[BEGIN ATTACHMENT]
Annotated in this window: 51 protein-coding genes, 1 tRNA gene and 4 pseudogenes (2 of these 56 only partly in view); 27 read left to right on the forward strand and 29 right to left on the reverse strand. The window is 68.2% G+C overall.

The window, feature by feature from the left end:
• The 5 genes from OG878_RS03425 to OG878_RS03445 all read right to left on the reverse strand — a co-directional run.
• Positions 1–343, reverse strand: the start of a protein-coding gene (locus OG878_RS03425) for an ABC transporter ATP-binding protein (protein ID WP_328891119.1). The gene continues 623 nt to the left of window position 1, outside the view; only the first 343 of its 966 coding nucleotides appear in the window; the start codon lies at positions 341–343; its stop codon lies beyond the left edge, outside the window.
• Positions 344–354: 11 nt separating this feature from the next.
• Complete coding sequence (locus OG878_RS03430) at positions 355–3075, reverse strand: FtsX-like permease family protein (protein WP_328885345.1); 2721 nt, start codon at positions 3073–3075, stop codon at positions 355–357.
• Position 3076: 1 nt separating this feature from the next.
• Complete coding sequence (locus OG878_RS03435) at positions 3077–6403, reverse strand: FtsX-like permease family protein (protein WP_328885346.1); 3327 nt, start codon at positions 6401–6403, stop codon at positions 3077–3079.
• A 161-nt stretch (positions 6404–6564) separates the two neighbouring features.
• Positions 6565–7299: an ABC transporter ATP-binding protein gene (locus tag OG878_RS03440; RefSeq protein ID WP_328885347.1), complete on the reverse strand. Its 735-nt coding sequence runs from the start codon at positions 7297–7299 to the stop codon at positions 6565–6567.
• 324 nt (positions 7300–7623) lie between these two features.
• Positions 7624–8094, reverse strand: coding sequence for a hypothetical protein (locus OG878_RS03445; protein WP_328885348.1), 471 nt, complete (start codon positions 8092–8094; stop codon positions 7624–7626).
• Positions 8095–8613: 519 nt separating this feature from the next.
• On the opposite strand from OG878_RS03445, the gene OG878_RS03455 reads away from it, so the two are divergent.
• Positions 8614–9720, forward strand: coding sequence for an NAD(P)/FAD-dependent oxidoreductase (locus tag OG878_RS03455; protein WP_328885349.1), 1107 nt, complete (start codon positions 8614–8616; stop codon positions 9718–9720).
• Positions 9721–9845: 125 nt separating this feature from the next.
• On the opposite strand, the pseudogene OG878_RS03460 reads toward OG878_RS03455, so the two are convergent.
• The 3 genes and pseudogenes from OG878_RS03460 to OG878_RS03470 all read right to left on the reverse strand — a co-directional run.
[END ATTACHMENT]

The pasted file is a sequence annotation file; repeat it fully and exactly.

Annotated in this window: 51 protein-coding genes, 1 tRNA gene and 4 pseudogenes (2 of these 56 only partly in view); 27 read left to right on the forward strand and 29 right to left on the reverse strand. The window is 68.2% G+C overall.

The window, feature by feature from the left end:
• The 5 genes from OG878_RS03425 to OG878_RS03445 all read right to left on the reverse strand — a co-directional run.
• Positions 1–343, reverse strand: the start of a protein-coding gene (locus OG878_RS03425) for an ABC transporter ATP-binding protein (protein ID WP_328891119.1). The gene continues 623 nt to the left of window position 1, outside the view; only the first 343 of its 966 coding nucleotides appear in the window; the start codon lies at positions 341–343; its stop codon lies beyond the left edge, outside the window.
• Positions 344–354: 11 nt separating this feature from the next.
• Complete coding sequence (locus OG878_RS03430) at positions 355–3075, reverse strand: FtsX-like permease family protein (protein WP_328885345.1); 2721 nt, start codon at positions 3073–3075, stop codon at positions 355–357.
• Position 3076: 1 nt separating this feature from the next.
• Complete coding sequence (locus OG878_RS03435) at positions 3077–6403, reverse strand: FtsX-like permease family protein (protein WP_328885346.1); 3327 nt, start codon at positions 6401–6403, stop codon at positions 3077–3079.
• A 161-nt stretch (positions 6404–6564) separates the two neighbouring features.
• Positions 6565–7299: an ABC transporter ATP-binding protein gene (locus tag OG878_RS03440; RefSeq protein ID WP_328885347.1), complete on the reverse strand. Its 735-nt coding sequence runs from the start codon at positions 7297–7299 to the stop codon at positions 6565–6567.
• 324 nt (positions 7300–7623) lie between these two features.
• Positions 7624–8094, reverse strand: coding sequence for a hypothetical protein (locus OG878_RS03445; protein WP_328885348.1), 471 nt, complete (start codon positions 8092–8094; stop codon positions 7624–7626).
• Positions 8095–8613: 519 nt separating this feature from the next.
• On the opposite strand from OG878_RS03445, the gene OG878_RS03455 reads away from it, so the two are divergent.
• Positions 8614–9720, forward strand: coding sequence for an NAD(P)/FAD-dependent oxidoreductase (locus tag OG878_RS03455; protein WP_328885349.1), 1107 nt, complete (start codon positions 8614–8616; stop codon positions 9718–9720).
• Positions 9721–9845: 125 nt separating this feature from the next.
• On the opposite strand, the pseudogene OG878_RS03460 reads toward OG878_RS03455, so the two are convergent.
• The 3 genes and pseudogenes from OG878_RS03460 to OG878_RS03470 all read right to left on the reverse strand — a co-directional run.